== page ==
Like 2010, fresh all-party visit to Kashmir will achieve little
Though billed as a major political initiative to address the current crisis, the visit is unlikely to achieve much. The BJP, in keeping with its political stance on Kashmir, has stayed well short of promising a movement towards some kind of a political solution. The visit will be more about the assessment of the ground situation in Valley
Union Home Minister Rajnath Singh is all set to lead an all-party delegation to Kashmir on Sunday, a development that reprises one of a similar unsuccessful initiative in 2010.
In 2010, CPI(M) leader Sitaram Yechury, Lok Janshakti Party (LJP) chief Ramvilas Paswan and some other leaders from Delhi had visited Hurriyat hardliner Syed Ali Shah Geelani. seeking an end to the three month-long clashes between security forces and stone-pelters that had claimed more than 50 civilian lives.
Two separate teams had visited separatists Mirwaiz Umar Farooq and Yasin Malik at their respective residences. Geelani was blunt and forthright in his interaction, reiterating his traditional line on the state which seeks a formal acknowledgement of the disputed nature of Kashmir as a pre-requisite for the engagement with the Centre.
Meanwhile, Mirwaiz and Malik came up with a proposal for the establishment of Kashmir committees by India and Pakistan, which will hold dialogue with 'genuine' Kashmiri representatives to find an acceptable solution.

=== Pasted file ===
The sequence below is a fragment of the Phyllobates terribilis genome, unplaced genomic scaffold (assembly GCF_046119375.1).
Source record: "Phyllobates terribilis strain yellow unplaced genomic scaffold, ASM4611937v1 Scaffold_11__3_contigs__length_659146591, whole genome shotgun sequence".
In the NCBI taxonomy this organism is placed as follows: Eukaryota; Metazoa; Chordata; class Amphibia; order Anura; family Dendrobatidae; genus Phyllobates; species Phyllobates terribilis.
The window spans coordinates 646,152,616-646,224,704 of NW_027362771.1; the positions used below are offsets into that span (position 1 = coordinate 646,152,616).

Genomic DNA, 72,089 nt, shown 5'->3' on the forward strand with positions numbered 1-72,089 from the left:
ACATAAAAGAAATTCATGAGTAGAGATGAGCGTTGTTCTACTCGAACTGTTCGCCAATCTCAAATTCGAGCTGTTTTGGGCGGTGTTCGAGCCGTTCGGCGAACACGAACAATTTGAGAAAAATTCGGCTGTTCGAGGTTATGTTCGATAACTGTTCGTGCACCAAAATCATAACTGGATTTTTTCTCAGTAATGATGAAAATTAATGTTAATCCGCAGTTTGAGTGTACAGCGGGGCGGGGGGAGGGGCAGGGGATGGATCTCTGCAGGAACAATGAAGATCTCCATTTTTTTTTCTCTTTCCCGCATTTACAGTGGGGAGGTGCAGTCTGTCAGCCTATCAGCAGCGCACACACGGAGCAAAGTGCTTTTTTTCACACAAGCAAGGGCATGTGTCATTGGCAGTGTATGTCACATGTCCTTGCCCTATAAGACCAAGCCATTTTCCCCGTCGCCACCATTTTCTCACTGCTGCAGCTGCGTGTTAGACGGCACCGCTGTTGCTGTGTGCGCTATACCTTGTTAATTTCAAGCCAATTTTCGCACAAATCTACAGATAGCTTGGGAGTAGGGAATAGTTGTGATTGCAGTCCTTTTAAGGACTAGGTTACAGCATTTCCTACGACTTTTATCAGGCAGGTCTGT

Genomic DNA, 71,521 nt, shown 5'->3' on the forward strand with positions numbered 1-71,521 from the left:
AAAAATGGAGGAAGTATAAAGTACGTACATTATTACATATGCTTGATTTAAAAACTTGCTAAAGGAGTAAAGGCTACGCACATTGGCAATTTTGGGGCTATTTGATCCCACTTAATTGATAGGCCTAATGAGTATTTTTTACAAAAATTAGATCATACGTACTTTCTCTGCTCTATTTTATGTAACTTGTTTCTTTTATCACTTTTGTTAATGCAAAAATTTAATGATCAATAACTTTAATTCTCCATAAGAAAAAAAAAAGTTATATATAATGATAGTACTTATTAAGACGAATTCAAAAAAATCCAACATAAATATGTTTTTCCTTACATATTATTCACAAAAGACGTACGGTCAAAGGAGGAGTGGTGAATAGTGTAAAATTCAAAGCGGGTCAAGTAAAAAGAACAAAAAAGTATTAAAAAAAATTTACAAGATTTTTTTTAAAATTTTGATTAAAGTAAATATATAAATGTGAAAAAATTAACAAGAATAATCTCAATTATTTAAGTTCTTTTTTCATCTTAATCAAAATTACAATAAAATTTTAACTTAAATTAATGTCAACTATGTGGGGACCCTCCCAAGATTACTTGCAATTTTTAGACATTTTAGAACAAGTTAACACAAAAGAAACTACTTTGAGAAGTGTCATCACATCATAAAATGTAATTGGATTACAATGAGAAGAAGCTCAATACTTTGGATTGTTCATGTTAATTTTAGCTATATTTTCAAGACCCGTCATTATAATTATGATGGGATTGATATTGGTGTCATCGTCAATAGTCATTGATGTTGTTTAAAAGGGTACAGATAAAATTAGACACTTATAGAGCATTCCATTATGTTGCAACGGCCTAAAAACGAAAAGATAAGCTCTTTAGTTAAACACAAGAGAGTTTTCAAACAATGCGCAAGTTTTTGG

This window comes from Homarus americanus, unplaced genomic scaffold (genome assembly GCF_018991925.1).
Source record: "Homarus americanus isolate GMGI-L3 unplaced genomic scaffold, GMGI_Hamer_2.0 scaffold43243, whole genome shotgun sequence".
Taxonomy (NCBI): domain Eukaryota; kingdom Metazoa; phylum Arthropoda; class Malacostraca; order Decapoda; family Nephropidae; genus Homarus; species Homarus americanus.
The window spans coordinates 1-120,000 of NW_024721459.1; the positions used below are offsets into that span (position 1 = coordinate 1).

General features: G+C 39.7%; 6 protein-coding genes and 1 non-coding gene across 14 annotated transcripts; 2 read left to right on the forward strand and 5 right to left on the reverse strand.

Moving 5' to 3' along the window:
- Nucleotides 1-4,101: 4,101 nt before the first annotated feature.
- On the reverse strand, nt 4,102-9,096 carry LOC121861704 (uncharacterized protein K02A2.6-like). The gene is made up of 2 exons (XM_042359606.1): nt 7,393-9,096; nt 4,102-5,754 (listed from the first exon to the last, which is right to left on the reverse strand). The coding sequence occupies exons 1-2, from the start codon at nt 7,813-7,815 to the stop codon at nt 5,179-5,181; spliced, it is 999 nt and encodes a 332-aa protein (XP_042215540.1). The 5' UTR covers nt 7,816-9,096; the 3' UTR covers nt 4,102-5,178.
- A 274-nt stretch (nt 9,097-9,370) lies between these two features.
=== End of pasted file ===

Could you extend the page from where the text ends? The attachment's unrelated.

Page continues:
However later, recommendations made by the delegation were junked by the Centre, much like the report of the three-member group of interlocutors led by the noted journalist Dilip Padgaonkar.
Six years later, the BJP-led Central government is packing off another set of an all-party delegation to the restive state.
Though Rajnath Singh has said that members of the delegation were free to meet anybody, including separatists, Geelani has decided not to meet them. Mirwaiz and Malik are in jail, the former lodged at Chashma Shahi sub jail on the outskirts of Srinagar, and Malik shifted to Srinagar Central Jail.
“We believe that even after deadly conflicts and destructive wars, things are settled only through dialogue. But given the long and deceptive nature of the talks on Kashmir, we have witnessed this exercise more than 150 times without yielding any results till date,” Geelani said in a statement. “We cannot demonise the sanctity of this grave issue by participating in a photo session or meeting for a cup of tea”.
Already Geelani has set four conditions for the dialogue. These include accepting the disputed nature of Jammu and Kashmir, announcing the acceptance of the people's right to self determination, announcing rapid demilitarization process of population centres and repealing laws like the AFSPA and the Public Safety Act.
However, like 2010, members of the delegation are likely to call on Geelani at his home and find a way to meet Mirwaiz and Malik too.
Though billed as a major political initiative to address the current crisis, the visit is unlikely to achieve much. The BJP, in keeping with its political stance on Kashmir, has stayed well short of promising a movement towards some kind of a political solution. The visit will be more about the assessment of the ground situation in Valley.
“The visit of the all-party delegation is a good initiative. If pursued with a sincerity of purpose, it can lead to a national political consensus in the form of a minimum solution to Kashmir,” said Naseer Ahmad, a local columnist, adding that the members of the delegation should go and visit the separatist leaders. “What will eventually matter is not the conditions set by Geelani or the other separatists, but the Centre’s seriousness about any initiative being undertaken and the will to pursue it to an acceptable solution,” he said.